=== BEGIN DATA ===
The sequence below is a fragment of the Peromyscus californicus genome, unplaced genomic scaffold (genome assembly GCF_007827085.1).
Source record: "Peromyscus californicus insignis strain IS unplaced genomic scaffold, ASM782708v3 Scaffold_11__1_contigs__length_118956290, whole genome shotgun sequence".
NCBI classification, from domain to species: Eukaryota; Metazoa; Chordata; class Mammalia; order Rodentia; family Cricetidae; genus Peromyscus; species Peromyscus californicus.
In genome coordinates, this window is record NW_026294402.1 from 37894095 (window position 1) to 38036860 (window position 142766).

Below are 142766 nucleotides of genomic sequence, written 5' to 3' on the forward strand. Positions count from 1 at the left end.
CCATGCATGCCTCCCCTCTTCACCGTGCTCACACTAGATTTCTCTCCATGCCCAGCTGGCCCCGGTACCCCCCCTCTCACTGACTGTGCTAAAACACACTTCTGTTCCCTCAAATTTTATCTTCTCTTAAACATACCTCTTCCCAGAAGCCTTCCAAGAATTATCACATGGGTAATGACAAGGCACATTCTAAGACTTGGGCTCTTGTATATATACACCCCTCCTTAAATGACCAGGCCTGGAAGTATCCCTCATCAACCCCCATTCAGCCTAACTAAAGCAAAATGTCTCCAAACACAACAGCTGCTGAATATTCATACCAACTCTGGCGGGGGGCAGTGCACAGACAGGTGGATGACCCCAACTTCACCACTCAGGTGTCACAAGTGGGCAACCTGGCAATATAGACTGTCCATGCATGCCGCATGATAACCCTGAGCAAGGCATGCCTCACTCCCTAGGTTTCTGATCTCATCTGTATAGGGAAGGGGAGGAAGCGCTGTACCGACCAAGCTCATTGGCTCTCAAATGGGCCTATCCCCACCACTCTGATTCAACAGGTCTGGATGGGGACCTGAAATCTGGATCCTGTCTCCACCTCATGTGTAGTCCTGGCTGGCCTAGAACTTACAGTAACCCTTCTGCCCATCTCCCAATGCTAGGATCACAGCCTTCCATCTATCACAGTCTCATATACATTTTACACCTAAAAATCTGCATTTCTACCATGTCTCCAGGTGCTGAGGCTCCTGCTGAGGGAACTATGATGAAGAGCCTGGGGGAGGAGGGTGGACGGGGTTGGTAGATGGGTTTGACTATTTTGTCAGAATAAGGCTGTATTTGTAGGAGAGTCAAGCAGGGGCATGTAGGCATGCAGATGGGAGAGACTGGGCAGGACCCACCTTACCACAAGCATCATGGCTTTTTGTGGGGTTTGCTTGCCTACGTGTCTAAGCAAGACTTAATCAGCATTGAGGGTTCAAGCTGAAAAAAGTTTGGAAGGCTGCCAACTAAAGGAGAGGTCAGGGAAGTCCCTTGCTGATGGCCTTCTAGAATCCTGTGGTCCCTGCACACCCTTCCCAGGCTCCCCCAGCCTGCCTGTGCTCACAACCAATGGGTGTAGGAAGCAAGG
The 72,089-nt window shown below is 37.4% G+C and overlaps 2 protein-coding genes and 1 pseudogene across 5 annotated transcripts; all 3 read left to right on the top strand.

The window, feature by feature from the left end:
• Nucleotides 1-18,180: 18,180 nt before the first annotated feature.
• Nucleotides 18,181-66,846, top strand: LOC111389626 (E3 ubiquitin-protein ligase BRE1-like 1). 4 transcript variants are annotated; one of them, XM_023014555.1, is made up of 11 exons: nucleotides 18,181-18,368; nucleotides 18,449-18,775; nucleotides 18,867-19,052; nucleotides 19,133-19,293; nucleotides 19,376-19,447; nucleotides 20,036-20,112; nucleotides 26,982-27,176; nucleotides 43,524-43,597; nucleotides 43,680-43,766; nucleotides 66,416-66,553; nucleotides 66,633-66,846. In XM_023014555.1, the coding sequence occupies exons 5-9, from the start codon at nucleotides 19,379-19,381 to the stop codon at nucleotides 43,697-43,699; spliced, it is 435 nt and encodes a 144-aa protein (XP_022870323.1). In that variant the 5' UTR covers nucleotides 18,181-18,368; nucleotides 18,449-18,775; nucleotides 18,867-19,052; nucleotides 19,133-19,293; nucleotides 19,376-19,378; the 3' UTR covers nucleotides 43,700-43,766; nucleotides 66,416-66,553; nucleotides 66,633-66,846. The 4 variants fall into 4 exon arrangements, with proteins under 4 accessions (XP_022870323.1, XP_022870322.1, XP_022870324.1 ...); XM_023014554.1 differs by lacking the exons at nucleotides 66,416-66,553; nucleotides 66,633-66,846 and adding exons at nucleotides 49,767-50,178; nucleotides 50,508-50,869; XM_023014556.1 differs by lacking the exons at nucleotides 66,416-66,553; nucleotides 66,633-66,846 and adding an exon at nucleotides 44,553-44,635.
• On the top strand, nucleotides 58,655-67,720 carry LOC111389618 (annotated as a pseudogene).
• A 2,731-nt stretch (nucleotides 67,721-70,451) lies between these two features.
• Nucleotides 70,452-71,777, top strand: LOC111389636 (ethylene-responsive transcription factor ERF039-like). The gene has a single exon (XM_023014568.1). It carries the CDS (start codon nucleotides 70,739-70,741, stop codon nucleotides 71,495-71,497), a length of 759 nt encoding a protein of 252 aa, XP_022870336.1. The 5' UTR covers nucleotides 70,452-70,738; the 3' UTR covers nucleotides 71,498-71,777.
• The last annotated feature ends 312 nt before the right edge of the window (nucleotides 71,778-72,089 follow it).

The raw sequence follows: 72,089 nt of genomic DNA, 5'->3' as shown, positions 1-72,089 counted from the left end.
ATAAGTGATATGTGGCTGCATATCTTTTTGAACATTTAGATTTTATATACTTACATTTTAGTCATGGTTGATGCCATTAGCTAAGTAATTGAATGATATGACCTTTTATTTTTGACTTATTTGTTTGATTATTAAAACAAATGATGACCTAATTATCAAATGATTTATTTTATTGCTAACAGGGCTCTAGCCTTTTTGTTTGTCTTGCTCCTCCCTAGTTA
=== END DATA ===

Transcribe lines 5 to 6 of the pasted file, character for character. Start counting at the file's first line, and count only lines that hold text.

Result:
Below are 142766 nucleotides of genomic sequence, written 5' to 3' on the forward strand. Positions count from 1 at the left end.
CCATGCATGCCTCCCCTCTTCACCGTGCTCACACTAGATTTCTCTCCATGCCCAGCTGGCCCCGGTACCCCCCCTCTCACTGACTGTGCTAAAACACACTTCTGTTCCCTCAAATTTTATCTTCTCTTAAACATACCTCTTCCCAGAAGCCTTCCAAGAATTATCACATGGGTAATGACAAGGCACATTCTAAGACTTGGGCTCTTGTATATATACACCCCTCCTTAAATGACCAGGCCTGGAAGTATCCCTCATCAACCCCCATTCAGCCTAACTAAAGCAAAATGTCTCCAAACACAACAGCTGCTGAATATTCATACCAACTCTGGCGGGGGGCAGTGCACAGACAGGTGGATGACCCCAACTTCACCACTCAGGTGTCACAAGTGGGCAACCTGGCAATATAGACTGTCCATGCATGCCGCATGATAACCCTGAGCAAGGCATGCCTCACTCCCTAGGTTTCTGATCTCATCTGTATAGGGAAGGGGAGGAAGCGCTGTACCGACCAAGCTCATTGGCTCTCAAATGGGCCTATCCCCACCACTCTGATTCAACAGGTCTGGATGGGGACCTGAAATCTGGATCCTGTCTCCACCTCATGTGTAGTCCTGGCTGGCCTAGAACTTACAGTAACCCTTCTGCCCATCTCCCAATGCTAGGATCACAGCCTTCCATCTATCACAGTCTCATATACATTTTACACCTAAAAATCTGCATTTCTACCATGTCTCCAGGTGCTGAGGCTCCTGCTGAGGGAACTATGATGAAGAGCCTGGGGGAGGAGGGTGGACGGGGTTGGTAGATGGGTTTGACTATTTTGTCAGAATAAGGCTGTATTTGTAGGAGAGTCAAGCAGGGGCATGTAGGCATGCAGATGGGAGAGACTGGGCAGGACCCACCTTACCACAAGCATCATGGCTTTTTGTGGGGTTTGCTTGCCTACGTGTCTAAGCAAGACTTAATCAGCATTGAGGGTTCAAGCTGAAAAAAGTTTGGAAGGCTGCCAACTAAAGGAGAGGTCAGGGAAGTCCCTTGCTGATGGCCTTCTAGAATCCTGTGGTCCCTGCACACCCTTCCCAGGCTCCCCCAGCCTGCCTGTGCTCACAACCAATGGGTGTAGGAAGCAAGG